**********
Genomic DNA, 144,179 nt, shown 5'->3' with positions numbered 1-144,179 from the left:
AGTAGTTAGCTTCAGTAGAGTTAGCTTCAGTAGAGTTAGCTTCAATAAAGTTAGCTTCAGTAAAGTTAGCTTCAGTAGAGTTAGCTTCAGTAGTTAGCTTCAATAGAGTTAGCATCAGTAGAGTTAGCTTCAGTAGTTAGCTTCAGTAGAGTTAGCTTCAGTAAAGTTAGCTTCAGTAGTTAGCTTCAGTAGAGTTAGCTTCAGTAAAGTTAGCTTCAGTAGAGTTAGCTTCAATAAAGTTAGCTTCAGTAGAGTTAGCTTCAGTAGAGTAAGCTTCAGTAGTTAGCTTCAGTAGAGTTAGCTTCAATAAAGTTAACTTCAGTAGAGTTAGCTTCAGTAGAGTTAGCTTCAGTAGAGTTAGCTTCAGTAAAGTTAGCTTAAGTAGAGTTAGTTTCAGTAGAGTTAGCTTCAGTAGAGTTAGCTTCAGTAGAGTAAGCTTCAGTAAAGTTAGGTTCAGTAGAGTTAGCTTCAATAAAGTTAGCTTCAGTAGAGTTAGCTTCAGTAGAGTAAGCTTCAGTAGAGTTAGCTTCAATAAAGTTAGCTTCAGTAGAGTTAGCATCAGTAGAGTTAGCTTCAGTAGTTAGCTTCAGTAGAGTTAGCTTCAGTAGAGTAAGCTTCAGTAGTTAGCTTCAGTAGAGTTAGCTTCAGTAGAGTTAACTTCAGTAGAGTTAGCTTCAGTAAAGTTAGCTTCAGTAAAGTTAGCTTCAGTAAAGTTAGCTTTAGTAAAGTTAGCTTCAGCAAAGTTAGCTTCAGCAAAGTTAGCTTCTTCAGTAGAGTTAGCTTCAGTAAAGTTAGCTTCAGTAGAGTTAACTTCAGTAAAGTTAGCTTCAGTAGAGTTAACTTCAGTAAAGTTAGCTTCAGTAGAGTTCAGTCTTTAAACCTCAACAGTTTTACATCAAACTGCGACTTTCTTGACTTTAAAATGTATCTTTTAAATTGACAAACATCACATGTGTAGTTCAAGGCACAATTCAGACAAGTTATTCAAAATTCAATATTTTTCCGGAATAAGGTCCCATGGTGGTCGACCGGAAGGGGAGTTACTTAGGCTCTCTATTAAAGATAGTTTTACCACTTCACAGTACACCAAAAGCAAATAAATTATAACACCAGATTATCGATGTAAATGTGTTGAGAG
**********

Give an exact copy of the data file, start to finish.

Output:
Genomic DNA, 144,179 nt, shown 5'->3' with positions numbered 1-144,179 from the left:
AGTAGTTAGCTTCAGTAGAGTTAGCTTCAGTAGAGTTAGCTTCAATAAAGTTAGCTTCAGTAAAGTTAGCTTCAGTAGAGTTAGCTTCAGTAGTTAGCTTCAATAGAGTTAGCATCAGTAGAGTTAGCTTCAGTAGTTAGCTTCAGTAGAGTTAGCTTCAGTAAAGTTAGCTTCAGTAGTTAGCTTCAGTAGAGTTAGCTTCAGTAAAGTTAGCTTCAGTAGAGTTAGCTTCAATAAAGTTAGCTTCAGTAGAGTTAGCTTCAGTAGAGTAAGCTTCAGTAGTTAGCTTCAGTAGAGTTAGCTTCAATAAAGTTAACTTCAGTAGAGTTAGCTTCAGTAGAGTTAGCTTCAGTAGAGTTAGCTTCAGTAAAGTTAGCTTAAGTAGAGTTAGTTTCAGTAGAGTTAGCTTCAGTAGAGTTAGCTTCAGTAGAGTAAGCTTCAGTAAAGTTAGGTTCAGTAGAGTTAGCTTCAATAAAGTTAGCTTCAGTAGAGTTAGCTTCAGTAGAGTAAGCTTCAGTAGAGTTAGCTTCAATAAAGTTAGCTTCAGTAGAGTTAGCATCAGTAGAGTTAGCTTCAGTAGTTAGCTTCAGTAGAGTTAGCTTCAGTAGAGTAAGCTTCAGTAGTTAGCTTCAGTAGAGTTAGCTTCAGTAGAGTTAACTTCAGTAGAGTTAGCTTCAGTAAAGTTAGCTTCAGTAAAGTTAGCTTCAGTAAAGTTAGCTTTAGTAAAGTTAGCTTCAGCAAAGTTAGCTTCAGCAAAGTTAGCTTCTTCAGTAGAGTTAGCTTCAGTAAAGTTAGCTTCAGTAGAGTTAACTTCAGTAAAGTTAGCTTCAGTAGAGTTAACTTCAGTAAAGTTAGCTTCAGTAGAGTTCAGTCTTTAAACCTCAACAGTTTTACATCAAACTGCGACTTTCTTGACTTTAAAATGTATCTTTTAAATTGACAAACATCACATGTGTAGTTCAAGGCACAATTCAGACAAGTTATTCAAAATTCAATATTTTTCCGGAATAAGGTCCCATGGTGGTCGACCGGAAGGGGAGTTACTTAGGCTCTCTATTAAAGATAGTTTTACCACTTCACAGTACACCAAAAGCAAATAAATTATAACACCAGATTATCGATGTAAATGTGTTGAGAG